DAY 395: The Skinny on Obesity

One of my tried-and-true tricks for helping myself refocus when I need a reminder of why losing weight is THE priority, is to watch some of the videos that helped positively reinforce my mindset at the very beginning.  I’ve mentioned this before in specific reference to the British series “Fat Doctor” and the role it played in shaping my work early on.  (I still recommend that one, particularly the episode I’ve linked to in my 12/1/15 entry.)  My current rut is the first time I’ve gained back a great deal of weight, and it feels the worst because of the milestone(s) I undid by allowing that to happen.  So, I’ve been doing a lot of self-cheerleading to recreate my positive attitude and remind myself that I’ve done it before, therefore, I can do it again.

Several weeks ago, I discovered a series of documentary-style videos by the University of California called The Skinny on Obesity.  I watched the whole set in the dead of winter when it was hard to convince myself that going outside was really necessary, and the motivation I got out of it was enough to last me a few weeks.  Not only was it interesting and informative, but it was presented in a very clear and matter-of-fact way that was easy to follow.  I learned a lot from these videos and have already returned to them many times for more inspiration and education.  Altogether, the entire suite takes just about an hour to watch, and I cannot recommend it highly enough.  However, if I had to recommend only one video, it would be this one.  More than anything I’ve ever read, watched, or heard, this presents information in such a clear way that it made me feel like I understand food at a basic level for the first time in all of my years on Earth.  Watching this video in particular, it was like a series of light bulbs going off.  Just eye-opening stuff.

Soooo, partially in thanks to the lessons these shorts have re-taught me, I’m on a vegetarian diet this week.  I’ve done this a few times since beginning my mission over a year ago, and it’s consistently yielded good results.  I’m not totally after just a drop on the scale this time, though; I’m in a position where I actually need to re-detox — which I remember the symptoms of and can feel happening — and reset the way I think about and consume food.  My plan of attack in the gym this week is light:  just arm weights and maybe a mile here or there on the elliptical if the mood takes me, or in the unlikely event that I don’t make my steps on a given day.  Next week, I intend to ramp it up.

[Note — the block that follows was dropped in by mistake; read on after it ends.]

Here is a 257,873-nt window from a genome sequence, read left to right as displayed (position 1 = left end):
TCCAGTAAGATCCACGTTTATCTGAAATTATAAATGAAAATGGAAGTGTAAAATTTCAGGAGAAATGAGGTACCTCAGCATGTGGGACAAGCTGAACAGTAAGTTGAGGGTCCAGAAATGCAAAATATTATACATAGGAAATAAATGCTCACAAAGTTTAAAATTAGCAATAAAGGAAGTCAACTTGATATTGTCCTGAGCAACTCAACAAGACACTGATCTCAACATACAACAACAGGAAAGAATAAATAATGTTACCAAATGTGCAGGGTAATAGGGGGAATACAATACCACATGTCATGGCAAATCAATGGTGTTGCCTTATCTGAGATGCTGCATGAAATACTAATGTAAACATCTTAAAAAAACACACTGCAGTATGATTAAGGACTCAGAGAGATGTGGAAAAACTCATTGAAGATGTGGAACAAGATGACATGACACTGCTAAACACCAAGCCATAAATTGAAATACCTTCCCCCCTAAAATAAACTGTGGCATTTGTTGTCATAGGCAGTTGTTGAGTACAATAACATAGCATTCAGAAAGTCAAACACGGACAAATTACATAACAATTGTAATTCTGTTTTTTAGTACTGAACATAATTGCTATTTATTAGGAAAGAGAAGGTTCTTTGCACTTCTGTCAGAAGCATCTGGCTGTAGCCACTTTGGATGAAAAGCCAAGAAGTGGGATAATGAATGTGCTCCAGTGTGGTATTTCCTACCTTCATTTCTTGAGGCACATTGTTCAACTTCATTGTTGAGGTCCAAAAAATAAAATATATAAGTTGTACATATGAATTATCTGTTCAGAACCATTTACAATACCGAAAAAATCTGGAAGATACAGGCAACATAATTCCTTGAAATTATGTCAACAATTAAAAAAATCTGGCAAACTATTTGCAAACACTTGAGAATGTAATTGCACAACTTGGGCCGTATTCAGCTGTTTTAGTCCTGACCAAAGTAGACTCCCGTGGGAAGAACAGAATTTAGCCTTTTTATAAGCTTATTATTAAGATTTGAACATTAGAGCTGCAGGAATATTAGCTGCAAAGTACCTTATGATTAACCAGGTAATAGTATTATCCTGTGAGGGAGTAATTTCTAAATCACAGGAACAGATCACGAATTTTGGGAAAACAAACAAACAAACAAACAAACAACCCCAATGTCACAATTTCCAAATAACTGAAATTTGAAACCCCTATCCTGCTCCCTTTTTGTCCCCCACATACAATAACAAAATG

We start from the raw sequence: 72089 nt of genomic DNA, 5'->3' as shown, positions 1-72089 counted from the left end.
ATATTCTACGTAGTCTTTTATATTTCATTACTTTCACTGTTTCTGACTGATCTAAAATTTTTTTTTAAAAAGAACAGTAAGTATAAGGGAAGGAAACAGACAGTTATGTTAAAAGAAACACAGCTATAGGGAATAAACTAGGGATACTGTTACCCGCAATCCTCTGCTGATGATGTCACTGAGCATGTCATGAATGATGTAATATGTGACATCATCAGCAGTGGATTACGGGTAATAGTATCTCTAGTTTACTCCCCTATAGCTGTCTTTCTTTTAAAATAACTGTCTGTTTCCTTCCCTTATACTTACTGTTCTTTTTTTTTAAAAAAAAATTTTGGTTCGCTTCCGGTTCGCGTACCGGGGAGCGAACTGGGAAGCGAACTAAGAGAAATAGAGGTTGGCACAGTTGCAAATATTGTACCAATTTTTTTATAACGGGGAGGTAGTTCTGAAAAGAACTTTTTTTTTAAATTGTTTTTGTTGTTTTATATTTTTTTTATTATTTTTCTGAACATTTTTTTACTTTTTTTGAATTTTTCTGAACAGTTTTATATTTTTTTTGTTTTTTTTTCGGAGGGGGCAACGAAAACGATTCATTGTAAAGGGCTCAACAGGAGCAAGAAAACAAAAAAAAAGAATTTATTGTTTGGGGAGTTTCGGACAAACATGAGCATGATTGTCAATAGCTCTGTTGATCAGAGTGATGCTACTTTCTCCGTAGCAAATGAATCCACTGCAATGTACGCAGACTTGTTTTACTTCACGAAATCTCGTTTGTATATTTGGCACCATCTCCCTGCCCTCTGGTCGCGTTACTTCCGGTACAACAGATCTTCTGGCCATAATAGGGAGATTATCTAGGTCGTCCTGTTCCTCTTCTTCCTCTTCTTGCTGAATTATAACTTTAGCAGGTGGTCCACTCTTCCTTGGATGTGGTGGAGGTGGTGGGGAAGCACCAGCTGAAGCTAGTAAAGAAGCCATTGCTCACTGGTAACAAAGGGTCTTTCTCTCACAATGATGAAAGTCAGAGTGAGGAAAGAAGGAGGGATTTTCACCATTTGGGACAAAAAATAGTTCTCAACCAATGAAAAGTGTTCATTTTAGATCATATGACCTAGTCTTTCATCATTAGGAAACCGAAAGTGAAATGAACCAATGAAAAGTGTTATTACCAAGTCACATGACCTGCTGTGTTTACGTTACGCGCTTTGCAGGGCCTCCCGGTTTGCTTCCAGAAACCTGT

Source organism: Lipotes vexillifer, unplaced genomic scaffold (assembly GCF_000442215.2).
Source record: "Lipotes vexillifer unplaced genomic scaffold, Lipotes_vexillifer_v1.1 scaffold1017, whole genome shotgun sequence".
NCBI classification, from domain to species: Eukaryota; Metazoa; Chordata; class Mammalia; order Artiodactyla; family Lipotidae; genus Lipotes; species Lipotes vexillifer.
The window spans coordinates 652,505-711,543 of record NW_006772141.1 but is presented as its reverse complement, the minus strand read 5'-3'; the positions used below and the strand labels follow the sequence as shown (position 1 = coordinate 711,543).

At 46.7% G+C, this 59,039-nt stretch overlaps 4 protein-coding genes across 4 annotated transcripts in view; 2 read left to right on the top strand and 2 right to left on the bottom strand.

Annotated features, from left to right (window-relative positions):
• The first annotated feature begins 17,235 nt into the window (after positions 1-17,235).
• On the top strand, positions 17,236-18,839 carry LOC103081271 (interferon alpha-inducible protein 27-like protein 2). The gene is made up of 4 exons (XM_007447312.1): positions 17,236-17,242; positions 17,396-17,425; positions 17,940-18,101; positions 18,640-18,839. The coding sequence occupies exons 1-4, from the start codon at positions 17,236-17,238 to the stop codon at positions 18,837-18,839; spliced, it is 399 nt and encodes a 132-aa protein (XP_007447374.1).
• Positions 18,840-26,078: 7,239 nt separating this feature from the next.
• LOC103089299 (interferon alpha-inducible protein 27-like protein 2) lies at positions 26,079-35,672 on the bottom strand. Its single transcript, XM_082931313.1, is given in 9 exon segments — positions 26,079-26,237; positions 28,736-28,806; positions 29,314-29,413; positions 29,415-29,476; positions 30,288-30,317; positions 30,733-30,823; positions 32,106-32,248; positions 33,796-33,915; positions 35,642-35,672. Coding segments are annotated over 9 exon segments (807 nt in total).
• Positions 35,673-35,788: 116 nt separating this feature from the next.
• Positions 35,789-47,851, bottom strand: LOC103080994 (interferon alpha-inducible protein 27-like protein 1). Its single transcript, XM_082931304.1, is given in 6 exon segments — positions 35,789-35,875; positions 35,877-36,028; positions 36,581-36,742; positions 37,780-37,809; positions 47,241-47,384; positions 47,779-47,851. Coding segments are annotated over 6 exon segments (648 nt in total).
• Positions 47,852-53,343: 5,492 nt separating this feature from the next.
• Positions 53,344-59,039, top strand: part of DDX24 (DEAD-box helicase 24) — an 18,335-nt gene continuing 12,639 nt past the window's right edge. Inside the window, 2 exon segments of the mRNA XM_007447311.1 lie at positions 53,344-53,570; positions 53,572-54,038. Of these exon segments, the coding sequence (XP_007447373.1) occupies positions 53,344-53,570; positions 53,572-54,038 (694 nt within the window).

One reason I’m letting myself off the hook physically is that I don’t want to overwhelm myself with so many readjustments that I’m setting myself up for further frustrations when I fall short, which is bound to happen when you try to change every single thing in one fell swoop.  Unfortunately, though, the self-hook-letting-off is primarily out of responsibility:  I have a knee injury.  I say that without knowing what it actually is; I just know I have some occasional shooting pain and there’s a lot of cracking and sustained soreness going on.  I want to get below the lowest weight I had hit and see if that’s enough to alleviate it, but without overexerting it in the process.  So, elliptical only so it doesn’t put too much pressure on my joints, and not until next week once I’ve got the food part on lock.  Also, I’m in a really shitty mood this week, so it’s just not the time to be forcing myself into stuff I know I’ll be too petulant to actually do, which will only create disappointment in myself.  (Ahh, self-awareness.)

Something that was reinforced to me through this whole lost month I just had is that all the pieces I had delicately set up to keep myself on track are very important.  It’s not just the big, obvious parts, like meal planning and working out; it’s also the small forms of positive reinforcement through podcasts, articles, videos, and writing in this blog.  It all matters, so it all needs to happen.  Lesson re-learned.

On that note, I hope you’ll watch the videos I plugged and find some motivation in them for yourself.  If nothing else, the educational value is incredible, so share far and wide!

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